To that end, a patient’s expectations before going to a physician may not be met through that visit. For instance, a person who comes to the doctor with back pain could expect to receive painkillers. If the doctor evaluates the patient and determines that heat and rest — not Vicodin — are the best remedies, then the patient may leave angry because he did not receive what he wanted (pills, a prescription, a treatment or any tangible reflection of the visit at all). This may not be a common interaction between doctors and patients, yet it outlines how a disgruntled online review may reflect incomplete information, which is probable given the average person’s knowledge of medicine.

Additionally, doctors with very charismatic personalities, but no clinical skills, may come across as fantastic caregivers to patients who are not aware of what good medical practice is. Conversely, doctors who are outstanding clinicians may not have great bedside manners, thereby unjustly earning themselves poor online reviews. Think of Dr. House from the popular medical show House, MD. He is abrasive and often disrespectful to patients. He is also an exceptionally talented physician. This is a fictional example, but it illustrates another point: online reviews are given by people whose evaluations are sometimes based on only one facet of what makes an effective doctor. People can be selective in what they choose to post and could overshadow many of their physician’s positive attributes with a lesser negative one. A positive treatment outcome is the goal. If patients reach that goal, then their physicians, even if they were not perfect, should be given reviews that nevertheless acknowledge their diagnostic or procedural prowess. Unfortunately, one bad experience with an otherwise qualified physician can tarnish that doctor’s entire repertoire of skills.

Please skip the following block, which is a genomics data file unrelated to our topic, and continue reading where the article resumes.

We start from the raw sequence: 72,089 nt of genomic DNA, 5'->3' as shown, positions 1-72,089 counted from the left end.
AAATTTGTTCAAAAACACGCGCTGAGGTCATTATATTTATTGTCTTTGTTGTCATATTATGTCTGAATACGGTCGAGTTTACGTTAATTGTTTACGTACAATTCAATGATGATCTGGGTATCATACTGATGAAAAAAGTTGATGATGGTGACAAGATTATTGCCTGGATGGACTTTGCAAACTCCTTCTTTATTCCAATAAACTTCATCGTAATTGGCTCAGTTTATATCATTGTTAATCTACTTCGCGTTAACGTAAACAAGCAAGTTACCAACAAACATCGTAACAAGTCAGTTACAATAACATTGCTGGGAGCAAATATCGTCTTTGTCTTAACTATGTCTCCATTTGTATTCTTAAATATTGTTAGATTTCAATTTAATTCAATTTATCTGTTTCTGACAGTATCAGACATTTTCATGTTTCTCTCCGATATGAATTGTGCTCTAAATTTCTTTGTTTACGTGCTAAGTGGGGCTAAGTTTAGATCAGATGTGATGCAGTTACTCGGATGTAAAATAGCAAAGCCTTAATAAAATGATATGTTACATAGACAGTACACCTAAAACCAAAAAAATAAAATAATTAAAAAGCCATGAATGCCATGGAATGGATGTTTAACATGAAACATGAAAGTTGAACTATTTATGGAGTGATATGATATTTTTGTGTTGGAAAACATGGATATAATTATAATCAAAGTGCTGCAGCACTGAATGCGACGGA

Medical care is simply too important to be heavily influenced by online reviews. It is not like any other consumer good. If one reads contradictory reviews of a restaurant, he can just go to that restaurant and experience its food for himself. People will not — nor should they be expected to — take such liberties when choosing healthcare. They want to choose the right physicians from the beginning of their treatment. It is admirable, then, that some people want to help others with respect to healthcare choices, but online forums are as often a place to vent as they are a place to educate. One should remember that online physician reviews — which, like any reviews, can be totally anonymous — are very likely to suffer from selection bias: those who post reviews probably had either very positive or very negative experiences.

The Michigan study reported that 43 percent of people who viewed online physician reviews did not trust that information. I am tempted to hope that such a number increases — or at least that 100 percent of people using online physician reviews view such reports with much skepticism. Obviously, other online resources about doctors are helpful. You can see where a doctor trained, what his specialties are or if he has won awards for his skill, for example. But when looking for a doctor, more trustworthy sources — relatives, friends or other physicians, to name a few — should be used. Anonymous online reviews should carry little weight.

Alex Yahanda is an Opinion columnist for The Cavalier Daily. His columns run Mondays.

Published February 24, 2014 in Opinion